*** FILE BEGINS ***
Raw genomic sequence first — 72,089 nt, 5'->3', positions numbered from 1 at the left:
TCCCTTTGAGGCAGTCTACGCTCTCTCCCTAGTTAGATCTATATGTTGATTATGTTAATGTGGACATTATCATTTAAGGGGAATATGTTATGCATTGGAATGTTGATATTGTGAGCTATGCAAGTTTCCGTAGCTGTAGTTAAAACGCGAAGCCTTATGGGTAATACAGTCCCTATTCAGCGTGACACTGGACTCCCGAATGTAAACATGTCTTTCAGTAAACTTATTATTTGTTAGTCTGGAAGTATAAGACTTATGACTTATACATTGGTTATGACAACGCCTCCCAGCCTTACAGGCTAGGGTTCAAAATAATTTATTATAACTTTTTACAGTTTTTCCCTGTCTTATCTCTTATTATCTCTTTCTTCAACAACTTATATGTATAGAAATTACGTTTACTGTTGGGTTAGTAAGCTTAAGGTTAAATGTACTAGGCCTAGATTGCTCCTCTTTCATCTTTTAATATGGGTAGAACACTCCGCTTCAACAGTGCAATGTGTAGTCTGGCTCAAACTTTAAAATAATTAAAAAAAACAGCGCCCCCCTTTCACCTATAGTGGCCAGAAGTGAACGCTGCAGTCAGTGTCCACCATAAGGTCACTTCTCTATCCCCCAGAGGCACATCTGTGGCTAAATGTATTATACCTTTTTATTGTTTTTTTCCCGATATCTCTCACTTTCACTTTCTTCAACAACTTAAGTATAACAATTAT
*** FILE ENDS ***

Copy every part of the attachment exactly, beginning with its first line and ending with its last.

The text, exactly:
Raw genomic sequence first — 72,089 nt, 5'->3', positions numbered from 1 at the left:
TCCCTTTGAGGCAGTCTACGCTCTCTCCCTAGTTAGATCTATATGTTGATTATGTTAATGTGGACATTATCATTTAAGGGGAATATGTTATGCATTGGAATGTTGATATTGTGAGCTATGCAAGTTTCCGTAGCTGTAGTTAAAACGCGAAGCCTTATGGGTAATACAGTCCCTATTCAGCGTGACACTGGACTCCCGAATGTAAACATGTCTTTCAGTAAACTTATTATTTGTTAGTCTGGAAGTATAAGACTTATGACTTATACATTGGTTATGACAACGCCTCCCAGCCTTACAGGCTAGGGTTCAAAATAATTTATTATAACTTTTTACAGTTTTTCCCTGTCTTATCTCTTATTATCTCTTTCTTCAACAACTTATATGTATAGAAATTACGTTTACTGTTGGGTTAGTAAGCTTAAGGTTAAATGTACTAGGCCTAGATTGCTCCTCTTTCATCTTTTAATATGGGTAGAACACTCCGCTTCAACAGTGCAATGTGTAGTCTGGCTCAAACTTTAAAATAATTAAAAAAAACAGCGCCCCCCTTTCACCTATAGTGGCCAGAAGTGAACGCTGCAGTCAGTGTCCACCATAAGGTCACTTCTCTATCCCCCAGAGGCACATCTGTGGCTAAATGTATTATACCTTTTTATTGTTTTTTTCCCGATATCTCTCACTTTCACTTTCTTCAACAACTTAAGTATAACAATTAT